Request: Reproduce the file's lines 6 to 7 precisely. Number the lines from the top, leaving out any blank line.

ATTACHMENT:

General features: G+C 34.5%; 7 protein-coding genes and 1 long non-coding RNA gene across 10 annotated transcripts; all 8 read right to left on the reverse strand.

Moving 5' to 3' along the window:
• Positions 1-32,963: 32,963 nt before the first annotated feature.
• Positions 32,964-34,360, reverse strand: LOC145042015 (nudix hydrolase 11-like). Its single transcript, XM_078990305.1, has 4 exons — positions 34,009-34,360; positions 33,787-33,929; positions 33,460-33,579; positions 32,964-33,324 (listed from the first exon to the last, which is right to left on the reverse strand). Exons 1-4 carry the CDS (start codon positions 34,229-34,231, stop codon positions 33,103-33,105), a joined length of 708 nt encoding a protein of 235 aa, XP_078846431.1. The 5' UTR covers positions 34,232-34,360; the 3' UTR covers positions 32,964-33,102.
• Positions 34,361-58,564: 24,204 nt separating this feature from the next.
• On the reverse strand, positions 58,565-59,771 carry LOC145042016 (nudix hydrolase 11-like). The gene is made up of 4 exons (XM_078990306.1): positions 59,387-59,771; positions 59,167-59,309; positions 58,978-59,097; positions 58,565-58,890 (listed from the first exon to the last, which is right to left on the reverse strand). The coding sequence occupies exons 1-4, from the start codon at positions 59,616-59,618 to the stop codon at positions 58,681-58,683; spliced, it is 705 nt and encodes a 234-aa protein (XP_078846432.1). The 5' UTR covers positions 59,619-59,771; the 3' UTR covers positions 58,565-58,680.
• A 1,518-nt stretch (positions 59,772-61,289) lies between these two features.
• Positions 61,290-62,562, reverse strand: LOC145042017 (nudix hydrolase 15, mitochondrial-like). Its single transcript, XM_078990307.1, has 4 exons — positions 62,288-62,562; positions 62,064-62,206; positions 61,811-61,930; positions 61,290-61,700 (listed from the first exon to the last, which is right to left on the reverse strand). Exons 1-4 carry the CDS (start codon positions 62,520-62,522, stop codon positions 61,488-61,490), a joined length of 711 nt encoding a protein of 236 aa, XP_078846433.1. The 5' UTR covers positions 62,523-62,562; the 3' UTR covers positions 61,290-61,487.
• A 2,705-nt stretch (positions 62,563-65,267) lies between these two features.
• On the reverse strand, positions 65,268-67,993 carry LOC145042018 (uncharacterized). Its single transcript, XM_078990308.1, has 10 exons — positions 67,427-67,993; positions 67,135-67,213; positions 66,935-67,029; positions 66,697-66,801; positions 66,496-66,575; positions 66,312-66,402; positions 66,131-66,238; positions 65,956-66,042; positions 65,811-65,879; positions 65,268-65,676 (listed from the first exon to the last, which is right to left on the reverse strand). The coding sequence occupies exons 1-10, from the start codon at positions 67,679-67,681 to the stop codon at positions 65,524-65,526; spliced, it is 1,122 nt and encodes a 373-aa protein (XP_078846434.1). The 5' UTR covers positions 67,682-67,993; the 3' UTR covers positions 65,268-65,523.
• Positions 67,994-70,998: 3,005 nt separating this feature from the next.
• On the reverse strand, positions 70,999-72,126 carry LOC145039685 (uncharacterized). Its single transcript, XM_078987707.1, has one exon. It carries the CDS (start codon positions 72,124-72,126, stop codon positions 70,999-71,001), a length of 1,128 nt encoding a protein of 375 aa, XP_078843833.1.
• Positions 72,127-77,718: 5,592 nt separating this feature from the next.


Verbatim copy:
• On the reverse strand, positions 58,565-59,771 carry LOC145042016 (nudix hydrolase 11-like). The gene is made up of 4 exons (XM_078990306.1): positions 59,387-59,771; positions 59,167-59,309; positions 58,978-59,097; positions 58,565-58,890 (listed from the first exon to the last, which is right to left on the reverse strand). The coding sequence occupies exons 1-4, from the start codon at positions 59,616-59,618 to the stop codon at positions 58,681-58,683; spliced, it is 705 nt and encodes a 234-aa protein (XP_078846432.1). The 5' UTR covers positions 59,619-59,771; the 3' UTR covers positions 58,565-58,680.
• A 1,518-nt stretch (positions 59,772-61,289) lies between these two features.